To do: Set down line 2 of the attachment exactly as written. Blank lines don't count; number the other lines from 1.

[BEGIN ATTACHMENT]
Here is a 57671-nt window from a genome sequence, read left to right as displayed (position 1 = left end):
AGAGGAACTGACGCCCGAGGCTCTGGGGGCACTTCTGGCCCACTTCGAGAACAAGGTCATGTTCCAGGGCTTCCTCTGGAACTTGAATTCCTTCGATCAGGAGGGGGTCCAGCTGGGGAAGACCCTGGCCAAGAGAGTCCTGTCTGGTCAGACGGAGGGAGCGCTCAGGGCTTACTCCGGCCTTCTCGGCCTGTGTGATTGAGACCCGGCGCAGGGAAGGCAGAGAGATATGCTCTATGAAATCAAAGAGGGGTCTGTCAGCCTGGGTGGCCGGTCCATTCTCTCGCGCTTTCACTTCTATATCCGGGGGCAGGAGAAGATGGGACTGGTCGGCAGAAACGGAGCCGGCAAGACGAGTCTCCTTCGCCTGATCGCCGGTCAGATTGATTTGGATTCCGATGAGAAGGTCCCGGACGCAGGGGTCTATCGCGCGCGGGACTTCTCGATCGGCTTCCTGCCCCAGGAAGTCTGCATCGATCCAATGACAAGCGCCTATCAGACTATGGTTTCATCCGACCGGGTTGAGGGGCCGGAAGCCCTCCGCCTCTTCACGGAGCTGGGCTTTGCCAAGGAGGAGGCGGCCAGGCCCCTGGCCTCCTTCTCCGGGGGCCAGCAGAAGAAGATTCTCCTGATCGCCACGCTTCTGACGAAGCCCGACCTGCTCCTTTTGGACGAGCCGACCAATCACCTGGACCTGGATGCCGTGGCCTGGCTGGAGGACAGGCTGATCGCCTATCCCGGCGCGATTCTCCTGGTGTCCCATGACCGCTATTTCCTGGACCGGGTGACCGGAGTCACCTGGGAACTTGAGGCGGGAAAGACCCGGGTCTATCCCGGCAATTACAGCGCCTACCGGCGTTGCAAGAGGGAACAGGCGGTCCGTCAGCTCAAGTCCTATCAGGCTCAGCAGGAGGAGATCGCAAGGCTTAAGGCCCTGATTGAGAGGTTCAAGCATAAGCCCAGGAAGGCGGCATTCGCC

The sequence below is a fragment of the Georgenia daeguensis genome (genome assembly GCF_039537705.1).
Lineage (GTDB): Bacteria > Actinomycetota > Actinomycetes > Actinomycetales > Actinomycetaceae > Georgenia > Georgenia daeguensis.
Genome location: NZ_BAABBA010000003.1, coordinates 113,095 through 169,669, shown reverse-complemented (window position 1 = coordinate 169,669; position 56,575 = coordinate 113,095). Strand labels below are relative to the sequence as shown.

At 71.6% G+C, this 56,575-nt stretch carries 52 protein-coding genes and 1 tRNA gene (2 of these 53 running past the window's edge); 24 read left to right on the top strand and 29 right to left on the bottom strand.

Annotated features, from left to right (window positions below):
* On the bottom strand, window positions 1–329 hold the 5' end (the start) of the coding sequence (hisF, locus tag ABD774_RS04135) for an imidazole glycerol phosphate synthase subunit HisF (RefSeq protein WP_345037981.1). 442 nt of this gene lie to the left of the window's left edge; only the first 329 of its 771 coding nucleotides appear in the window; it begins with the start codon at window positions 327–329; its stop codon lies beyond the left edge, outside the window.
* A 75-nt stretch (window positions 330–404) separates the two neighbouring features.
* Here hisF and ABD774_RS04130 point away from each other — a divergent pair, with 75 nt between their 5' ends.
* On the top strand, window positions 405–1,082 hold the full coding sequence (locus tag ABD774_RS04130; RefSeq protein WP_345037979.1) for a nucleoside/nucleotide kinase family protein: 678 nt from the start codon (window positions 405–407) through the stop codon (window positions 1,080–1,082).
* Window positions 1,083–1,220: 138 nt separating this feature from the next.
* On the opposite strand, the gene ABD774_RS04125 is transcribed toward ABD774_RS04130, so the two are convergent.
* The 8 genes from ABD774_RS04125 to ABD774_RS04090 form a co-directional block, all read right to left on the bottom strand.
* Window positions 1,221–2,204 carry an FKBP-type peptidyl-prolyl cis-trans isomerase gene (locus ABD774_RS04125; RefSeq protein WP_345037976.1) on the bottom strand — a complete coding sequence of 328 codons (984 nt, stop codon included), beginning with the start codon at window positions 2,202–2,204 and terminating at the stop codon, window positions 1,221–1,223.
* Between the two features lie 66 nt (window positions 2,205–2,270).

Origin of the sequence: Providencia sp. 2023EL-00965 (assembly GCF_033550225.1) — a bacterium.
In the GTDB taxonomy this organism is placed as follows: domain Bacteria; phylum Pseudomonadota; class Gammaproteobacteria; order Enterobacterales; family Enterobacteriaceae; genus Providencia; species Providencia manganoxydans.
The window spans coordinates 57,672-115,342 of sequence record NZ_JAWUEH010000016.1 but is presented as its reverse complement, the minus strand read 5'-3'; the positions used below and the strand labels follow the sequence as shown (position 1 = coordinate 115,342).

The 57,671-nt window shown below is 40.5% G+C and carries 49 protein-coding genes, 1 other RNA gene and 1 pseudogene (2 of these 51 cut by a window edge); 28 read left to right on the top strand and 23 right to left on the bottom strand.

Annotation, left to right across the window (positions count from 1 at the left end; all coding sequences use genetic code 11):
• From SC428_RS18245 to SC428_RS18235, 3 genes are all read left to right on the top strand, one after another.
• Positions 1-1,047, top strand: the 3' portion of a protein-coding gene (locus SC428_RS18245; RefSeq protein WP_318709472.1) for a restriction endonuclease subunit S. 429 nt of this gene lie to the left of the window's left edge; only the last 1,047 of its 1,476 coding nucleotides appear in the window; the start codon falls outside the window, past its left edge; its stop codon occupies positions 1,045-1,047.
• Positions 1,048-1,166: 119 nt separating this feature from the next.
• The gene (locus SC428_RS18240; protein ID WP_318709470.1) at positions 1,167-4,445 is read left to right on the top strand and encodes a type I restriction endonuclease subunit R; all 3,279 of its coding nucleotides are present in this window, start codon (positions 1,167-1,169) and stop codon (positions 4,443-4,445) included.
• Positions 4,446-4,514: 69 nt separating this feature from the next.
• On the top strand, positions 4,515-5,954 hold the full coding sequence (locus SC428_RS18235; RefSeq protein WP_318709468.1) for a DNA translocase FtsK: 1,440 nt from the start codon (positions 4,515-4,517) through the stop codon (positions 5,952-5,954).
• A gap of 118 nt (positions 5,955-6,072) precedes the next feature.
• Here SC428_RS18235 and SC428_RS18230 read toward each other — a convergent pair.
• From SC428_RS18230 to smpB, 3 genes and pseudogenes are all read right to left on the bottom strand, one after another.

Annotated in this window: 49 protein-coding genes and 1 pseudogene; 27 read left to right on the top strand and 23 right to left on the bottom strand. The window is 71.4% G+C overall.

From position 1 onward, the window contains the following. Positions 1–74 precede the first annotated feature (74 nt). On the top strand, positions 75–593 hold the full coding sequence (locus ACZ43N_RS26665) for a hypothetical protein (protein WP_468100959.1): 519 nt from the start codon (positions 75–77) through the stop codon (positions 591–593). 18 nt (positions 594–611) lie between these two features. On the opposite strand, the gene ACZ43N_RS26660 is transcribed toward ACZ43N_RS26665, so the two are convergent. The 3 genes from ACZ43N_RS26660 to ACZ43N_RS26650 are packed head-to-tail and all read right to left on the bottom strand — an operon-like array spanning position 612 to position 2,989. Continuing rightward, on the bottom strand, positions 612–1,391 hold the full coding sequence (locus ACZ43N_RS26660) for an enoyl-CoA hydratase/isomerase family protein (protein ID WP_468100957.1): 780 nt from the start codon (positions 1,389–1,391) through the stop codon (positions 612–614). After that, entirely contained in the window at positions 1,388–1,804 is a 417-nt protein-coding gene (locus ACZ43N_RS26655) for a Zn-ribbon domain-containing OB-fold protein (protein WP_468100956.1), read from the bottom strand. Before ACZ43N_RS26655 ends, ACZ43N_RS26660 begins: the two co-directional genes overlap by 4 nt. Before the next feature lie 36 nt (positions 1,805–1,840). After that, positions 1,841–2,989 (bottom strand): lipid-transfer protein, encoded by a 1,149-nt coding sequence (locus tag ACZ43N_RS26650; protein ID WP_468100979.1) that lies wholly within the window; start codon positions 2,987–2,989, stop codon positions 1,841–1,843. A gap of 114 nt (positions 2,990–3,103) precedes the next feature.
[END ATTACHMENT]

AGAGGAACTGACGCCCGAGGCTCTGGGGGCACTTCTGGCCCACTTCGAGAACAAGGTCATGTTCCAGGGCTTCCTCTGGAACTTGAATTCCTTCGATCAGGAGGGGGTCCAGCTGGGGAAGACCCTGGCCAAGAGAGTCCTGTCTGGTCAGACGGAGGGAGCGCTCAGGGCTTACTCCGGCCTTCTCGGCCTGTGTGATTGAGACCCGGCGCAGGGAAGGCAGAGAGATATGCTCTATGAAATCAAAGAGGGGTCTGTCAGCCTGGGTGGCCGGTCCATTCTCTCGCGCTTTCACTTCTATATCCGGGGGCAGGAGAAGATGGGACTGGTCGGCAGAAACGGAGCCGGCAAGACGAGTCTCCTTCGCCTGATCGCCGGTCAGATTGATTTGGATTCCGATGAGAAGGTCCCGGACGCAGGGGTCTATCGCGCGCGGGACTTCTCGATCGGCTTCCTGCCCCAGGAAGTCTGCATCGATCCAATGACAAGCGCCTATCAGACTATGGTTTCATCCGACCGGGTTGAGGGGCCGGAAGCCCTCCGCCTCTTCACGGAGCTGGGCTTTGCCAAGGAGGAGGCGGCCAGGCCCCTGGCCTCCTTCTCCGGGGGCCAGCAGAAGAAGATTCTCCTGATCGCCACGCTTCTGACGAAGCCCGACCTGCTCCTTTTGGACGAGCCGACCAATCACCTGGACCTGGATGCCGTGGCCTGGCTGGAGGACAGGCTGATCGCCTATCCCGGCGCGATTCTCCTGGTGTCCCATGACCGCTATTTCCTGGACCGGGTGACCGGAGTCACCTGGGAACTTGAGGCGGGAAAGACCCGGGTCTATCCCGGCAATTACAGCGCCTACCGGCGTTGCAAGAGGGAACAGGCGGTCCGTCAGCTCAAGTCCTATCAGGCTCAGCAGGAGGAGATCGCAAGGCTTAAGGCCCTGATTGAGAGGTTCAAGCATAAGCCCAGGAAGGCGGCATTCGCC